Here’s an older post from the LSE, which struck a chord with something I’m mulling over at the moment. What is evidence-based policy making without some selection of the evidence you use. By extension – not in the LSE article – are some open policy making contributions more relevant than others?
[Evidence-based policy starts] by distinguishing what is true from what is relevant. If God provided an encyclopaedia of all the propositions about the world that are true, whatever that might mean, it would not help until you had decided which of these facts is relevant to your decision. The fact that it worked there is not straightforwardly relevant to the conclusion that it will work here. And that is not just to do with a fact having been established by an RCT.
Any method – whether RCTs or econometrics or more generally drawing on our shared stock of facts which we accept as true from science, or experience, or from just using our eyes – which establishes a fact does no more than that. It does not answer the next question, why do we believe that fact is relevant evidence for believing that it will work here?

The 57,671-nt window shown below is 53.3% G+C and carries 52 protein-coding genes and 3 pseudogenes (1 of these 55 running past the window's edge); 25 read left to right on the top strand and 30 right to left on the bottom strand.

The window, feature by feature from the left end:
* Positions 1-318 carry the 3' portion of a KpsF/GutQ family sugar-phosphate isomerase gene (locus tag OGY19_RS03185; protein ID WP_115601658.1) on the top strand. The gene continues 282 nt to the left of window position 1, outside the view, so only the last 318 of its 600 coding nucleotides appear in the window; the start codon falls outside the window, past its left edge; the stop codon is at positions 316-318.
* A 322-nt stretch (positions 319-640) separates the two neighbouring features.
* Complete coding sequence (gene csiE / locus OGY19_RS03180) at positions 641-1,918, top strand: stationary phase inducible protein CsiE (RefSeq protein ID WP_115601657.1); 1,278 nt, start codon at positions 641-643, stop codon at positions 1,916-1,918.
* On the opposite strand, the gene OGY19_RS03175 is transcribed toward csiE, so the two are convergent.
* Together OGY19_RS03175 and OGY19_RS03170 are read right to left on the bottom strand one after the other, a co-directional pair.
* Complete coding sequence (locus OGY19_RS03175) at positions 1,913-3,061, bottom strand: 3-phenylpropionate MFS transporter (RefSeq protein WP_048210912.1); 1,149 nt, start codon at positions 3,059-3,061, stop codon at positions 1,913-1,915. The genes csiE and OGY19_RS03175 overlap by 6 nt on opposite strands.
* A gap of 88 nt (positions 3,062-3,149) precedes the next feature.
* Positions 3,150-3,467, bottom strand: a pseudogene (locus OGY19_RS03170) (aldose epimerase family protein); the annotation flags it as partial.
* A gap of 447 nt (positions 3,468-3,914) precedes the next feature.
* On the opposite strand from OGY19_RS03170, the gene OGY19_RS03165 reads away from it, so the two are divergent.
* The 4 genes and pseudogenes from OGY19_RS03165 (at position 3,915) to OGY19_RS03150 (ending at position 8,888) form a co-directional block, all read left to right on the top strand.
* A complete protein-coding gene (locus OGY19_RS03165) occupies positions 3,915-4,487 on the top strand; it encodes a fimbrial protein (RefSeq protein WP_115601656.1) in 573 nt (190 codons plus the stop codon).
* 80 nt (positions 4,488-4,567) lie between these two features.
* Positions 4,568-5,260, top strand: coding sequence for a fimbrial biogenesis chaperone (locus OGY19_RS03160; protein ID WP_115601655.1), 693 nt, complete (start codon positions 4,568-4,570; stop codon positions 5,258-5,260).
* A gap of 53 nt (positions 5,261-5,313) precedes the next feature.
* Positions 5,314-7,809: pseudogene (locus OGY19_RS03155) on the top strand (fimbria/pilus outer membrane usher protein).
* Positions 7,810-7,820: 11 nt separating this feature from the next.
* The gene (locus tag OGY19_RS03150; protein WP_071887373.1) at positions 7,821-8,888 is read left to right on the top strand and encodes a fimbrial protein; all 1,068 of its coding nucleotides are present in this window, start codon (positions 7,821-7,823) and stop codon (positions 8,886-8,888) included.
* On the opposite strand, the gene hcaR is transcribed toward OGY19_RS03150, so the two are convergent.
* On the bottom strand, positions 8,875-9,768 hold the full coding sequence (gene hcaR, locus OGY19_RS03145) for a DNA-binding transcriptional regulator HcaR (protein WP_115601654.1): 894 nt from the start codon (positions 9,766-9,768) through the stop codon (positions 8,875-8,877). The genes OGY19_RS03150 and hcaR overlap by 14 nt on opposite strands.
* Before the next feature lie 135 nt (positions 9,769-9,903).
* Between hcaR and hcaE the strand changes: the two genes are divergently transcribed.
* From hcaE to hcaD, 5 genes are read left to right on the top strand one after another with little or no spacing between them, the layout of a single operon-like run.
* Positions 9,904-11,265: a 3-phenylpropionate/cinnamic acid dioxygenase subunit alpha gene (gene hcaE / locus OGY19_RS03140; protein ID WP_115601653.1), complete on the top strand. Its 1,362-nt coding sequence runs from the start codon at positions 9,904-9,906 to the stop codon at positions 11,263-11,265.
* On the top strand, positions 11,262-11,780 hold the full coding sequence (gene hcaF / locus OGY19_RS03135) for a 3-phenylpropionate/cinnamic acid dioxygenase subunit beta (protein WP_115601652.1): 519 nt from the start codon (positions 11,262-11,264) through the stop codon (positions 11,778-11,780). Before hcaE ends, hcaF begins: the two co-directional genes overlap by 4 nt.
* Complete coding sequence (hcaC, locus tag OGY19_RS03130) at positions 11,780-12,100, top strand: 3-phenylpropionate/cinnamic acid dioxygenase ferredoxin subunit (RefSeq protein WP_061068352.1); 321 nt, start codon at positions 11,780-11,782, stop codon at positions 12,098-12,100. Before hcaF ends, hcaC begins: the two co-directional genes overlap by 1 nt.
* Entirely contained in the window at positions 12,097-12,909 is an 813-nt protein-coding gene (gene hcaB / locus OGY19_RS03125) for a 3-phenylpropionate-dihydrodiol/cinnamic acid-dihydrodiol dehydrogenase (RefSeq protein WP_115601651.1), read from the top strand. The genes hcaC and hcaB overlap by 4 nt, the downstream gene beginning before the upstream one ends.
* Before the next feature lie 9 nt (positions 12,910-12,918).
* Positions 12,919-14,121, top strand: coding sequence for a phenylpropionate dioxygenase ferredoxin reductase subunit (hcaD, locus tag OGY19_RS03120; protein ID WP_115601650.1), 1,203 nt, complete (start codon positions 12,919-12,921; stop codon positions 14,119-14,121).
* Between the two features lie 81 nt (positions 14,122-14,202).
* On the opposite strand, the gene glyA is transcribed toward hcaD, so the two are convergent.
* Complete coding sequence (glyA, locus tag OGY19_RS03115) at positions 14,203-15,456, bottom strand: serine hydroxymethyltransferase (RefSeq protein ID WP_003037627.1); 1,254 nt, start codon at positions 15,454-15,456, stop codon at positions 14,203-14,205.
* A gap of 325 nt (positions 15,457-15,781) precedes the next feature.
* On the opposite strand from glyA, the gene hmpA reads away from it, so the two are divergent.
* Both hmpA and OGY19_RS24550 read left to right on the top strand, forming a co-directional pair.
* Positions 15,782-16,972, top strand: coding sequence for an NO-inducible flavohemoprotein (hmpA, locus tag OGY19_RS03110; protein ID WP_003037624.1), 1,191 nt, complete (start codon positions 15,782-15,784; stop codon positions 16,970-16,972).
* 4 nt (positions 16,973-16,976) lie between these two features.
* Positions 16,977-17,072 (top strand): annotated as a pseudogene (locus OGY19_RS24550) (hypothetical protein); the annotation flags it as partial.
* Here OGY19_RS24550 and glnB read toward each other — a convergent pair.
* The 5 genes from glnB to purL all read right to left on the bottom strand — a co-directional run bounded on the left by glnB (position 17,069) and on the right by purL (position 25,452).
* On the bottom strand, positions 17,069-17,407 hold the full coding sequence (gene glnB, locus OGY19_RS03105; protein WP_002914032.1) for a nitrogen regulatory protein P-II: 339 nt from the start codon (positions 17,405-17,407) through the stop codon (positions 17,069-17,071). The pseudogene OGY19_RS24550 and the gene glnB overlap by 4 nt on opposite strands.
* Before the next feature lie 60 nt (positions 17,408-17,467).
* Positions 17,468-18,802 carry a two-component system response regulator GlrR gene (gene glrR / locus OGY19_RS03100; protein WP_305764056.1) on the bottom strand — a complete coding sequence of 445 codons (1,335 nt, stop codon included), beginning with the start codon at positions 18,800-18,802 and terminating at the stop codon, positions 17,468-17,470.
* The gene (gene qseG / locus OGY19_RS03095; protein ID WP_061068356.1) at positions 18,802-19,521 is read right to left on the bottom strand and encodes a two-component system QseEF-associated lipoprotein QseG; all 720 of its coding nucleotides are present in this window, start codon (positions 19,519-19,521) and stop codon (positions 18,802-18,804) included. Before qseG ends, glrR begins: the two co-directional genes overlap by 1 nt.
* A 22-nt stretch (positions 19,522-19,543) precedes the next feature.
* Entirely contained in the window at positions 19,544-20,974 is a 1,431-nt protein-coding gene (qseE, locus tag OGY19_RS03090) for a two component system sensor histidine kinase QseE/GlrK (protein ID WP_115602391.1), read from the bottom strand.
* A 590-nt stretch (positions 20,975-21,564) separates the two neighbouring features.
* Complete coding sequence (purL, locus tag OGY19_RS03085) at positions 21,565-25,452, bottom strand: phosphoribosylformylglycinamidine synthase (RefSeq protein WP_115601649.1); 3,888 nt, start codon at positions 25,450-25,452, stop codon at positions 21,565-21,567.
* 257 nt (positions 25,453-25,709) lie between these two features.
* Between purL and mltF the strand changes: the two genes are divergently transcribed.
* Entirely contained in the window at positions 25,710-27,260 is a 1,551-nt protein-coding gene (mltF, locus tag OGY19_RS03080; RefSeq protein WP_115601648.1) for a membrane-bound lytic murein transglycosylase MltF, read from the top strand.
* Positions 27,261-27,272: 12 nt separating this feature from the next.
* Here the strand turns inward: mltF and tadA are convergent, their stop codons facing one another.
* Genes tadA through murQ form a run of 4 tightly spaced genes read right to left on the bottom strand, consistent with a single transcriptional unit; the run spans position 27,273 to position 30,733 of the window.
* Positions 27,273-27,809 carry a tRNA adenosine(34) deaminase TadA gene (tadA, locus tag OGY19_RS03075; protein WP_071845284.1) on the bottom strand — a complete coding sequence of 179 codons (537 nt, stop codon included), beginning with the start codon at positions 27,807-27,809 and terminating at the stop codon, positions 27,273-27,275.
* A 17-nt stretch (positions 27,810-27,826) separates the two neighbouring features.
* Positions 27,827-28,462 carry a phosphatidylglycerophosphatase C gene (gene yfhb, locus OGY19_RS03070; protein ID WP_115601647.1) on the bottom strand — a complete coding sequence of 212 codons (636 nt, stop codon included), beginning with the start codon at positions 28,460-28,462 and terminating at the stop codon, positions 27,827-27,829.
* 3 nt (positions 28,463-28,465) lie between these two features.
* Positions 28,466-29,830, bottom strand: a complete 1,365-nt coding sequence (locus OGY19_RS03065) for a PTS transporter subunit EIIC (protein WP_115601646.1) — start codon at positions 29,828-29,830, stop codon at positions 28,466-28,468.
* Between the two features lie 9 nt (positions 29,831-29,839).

This insight – that relevance matters as much as truth – is not merely theoretical. There are too many examples where doing here what worked there, failed because if a failure to see what was relevant to success beyond the fact that the intervention had worked somewhere else.
Small class sizes worked to raise reading scores in Tennessee, but the same policy failed in California. As often, with hindsight the explanation is simple. If, as they did in California, you introduce smaller classes on a large scale very quickly, and of course you have to have lots more teachers, you end up with a lower average quality of teacher, because you have to recruit less experienced or well trained people. And of course you have to have many more class rooms, so you take space for reading classes from other activities which themselves contribute to the flourishing of pupils and hence to their reading ability. These and other changes mean that the potential of lower classes never gets realised. Even if you are confident that smaller class sizes played a determining causal role in Tennessee, you have to think whether it can do so in California. And that means thinking about what helping factors are needed and whether they will be present. The true fact that it worked in Tennessee does not of itself tell you how to think about that. It does not tell you what helping factors have to be present to allow smaller classes to play their causal role. Let alone how you find out whether those factors will be present.